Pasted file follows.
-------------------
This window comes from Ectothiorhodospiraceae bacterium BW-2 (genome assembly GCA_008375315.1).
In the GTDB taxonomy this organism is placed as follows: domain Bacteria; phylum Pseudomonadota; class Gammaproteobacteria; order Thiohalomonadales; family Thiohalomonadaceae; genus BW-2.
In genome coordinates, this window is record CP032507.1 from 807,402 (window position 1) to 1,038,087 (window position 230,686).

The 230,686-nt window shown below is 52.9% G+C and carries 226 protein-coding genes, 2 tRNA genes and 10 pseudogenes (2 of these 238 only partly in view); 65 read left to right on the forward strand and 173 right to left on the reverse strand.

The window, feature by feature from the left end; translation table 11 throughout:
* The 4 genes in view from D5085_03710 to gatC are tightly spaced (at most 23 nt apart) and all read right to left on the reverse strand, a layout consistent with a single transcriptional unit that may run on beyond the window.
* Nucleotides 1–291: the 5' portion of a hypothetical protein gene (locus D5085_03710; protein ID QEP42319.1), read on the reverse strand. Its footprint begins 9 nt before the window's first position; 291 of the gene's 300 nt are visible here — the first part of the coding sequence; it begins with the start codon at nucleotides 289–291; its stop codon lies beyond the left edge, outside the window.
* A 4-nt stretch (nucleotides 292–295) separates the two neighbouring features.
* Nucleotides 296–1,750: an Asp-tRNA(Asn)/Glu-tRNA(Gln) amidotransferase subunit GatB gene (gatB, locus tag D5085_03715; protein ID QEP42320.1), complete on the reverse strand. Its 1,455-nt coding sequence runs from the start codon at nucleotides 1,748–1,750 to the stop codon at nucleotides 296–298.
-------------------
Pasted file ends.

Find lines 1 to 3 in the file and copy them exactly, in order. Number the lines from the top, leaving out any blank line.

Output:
This window comes from Ectothiorhodospiraceae bacterium BW-2 (genome assembly GCA_008375315.1).
In the GTDB taxonomy this organism is placed as follows: domain Bacteria; phylum Pseudomonadota; class Gammaproteobacteria; order Thiohalomonadales; family Thiohalomonadaceae; genus BW-2.
In genome coordinates, this window is record CP032507.1 from 807,402 (window position 1) to 1,038,087 (window position 230,686).